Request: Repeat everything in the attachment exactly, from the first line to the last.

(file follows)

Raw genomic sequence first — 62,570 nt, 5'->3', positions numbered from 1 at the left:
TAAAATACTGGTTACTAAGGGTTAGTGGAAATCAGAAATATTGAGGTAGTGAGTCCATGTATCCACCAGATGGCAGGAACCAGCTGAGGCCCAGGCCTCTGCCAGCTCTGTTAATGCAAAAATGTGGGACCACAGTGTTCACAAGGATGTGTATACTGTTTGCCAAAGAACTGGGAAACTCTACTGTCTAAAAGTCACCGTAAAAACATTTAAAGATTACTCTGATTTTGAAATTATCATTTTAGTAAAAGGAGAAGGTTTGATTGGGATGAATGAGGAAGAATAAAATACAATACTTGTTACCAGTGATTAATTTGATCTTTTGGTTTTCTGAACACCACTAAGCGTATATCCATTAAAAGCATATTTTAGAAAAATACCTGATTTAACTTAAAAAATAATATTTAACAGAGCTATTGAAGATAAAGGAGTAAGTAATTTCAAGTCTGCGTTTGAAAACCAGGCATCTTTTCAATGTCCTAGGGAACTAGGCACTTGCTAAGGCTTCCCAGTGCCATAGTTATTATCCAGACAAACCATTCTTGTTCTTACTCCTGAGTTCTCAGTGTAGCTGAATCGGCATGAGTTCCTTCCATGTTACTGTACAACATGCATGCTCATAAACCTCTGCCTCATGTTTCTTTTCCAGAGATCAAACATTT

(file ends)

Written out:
Raw genomic sequence first — 62,570 nt, 5'->3', positions numbered from 1 at the left:
TAAAATACTGGTTACTAAGGGTTAGTGGAAATCAGAAATATTGAGGTAGTGAGTCCATGTATCCACCAGATGGCAGGAACCAGCTGAGGCCCAGGCCTCTGCCAGCTCTGTTAATGCAAAAATGTGGGACCACAGTGTTCACAAGGATGTGTATACTGTTTGCCAAAGAACTGGGAAACTCTACTGTCTAAAAGTCACCGTAAAAACATTTAAAGATTACTCTGATTTTGAAATTATCATTTTAGTAAAAGGAGAAGGTTTGATTGGGATGAATGAGGAAGAATAAAATACAATACTTGTTACCAGTGATTAATTTGATCTTTTGGTTTTCTGAACACCACTAAGCGTATATCCATTAAAAGCATATTTTAGAAAAATACCTGATTTAACTTAAAAAATAATATTTAACAGAGCTATTGAAGATAAAGGAGTAAGTAATTTCAAGTCTGCGTTTGAAAACCAGGCATCTTTTCAATGTCCTAGGGAACTAGGCACTTGCTAAGGCTTCCCAGTGCCATAGTTATTATCCAGACAAACCATTCTTGTTCTTACTCCTGAGTTCTCAGTGTAGCTGAATCGGCATGAGTTCCTTCCATGTTACTGTACAACATGCATGCTCATAAACCTCTGCCTCATGTTTCTTTTCCAGAGATCAAACATTT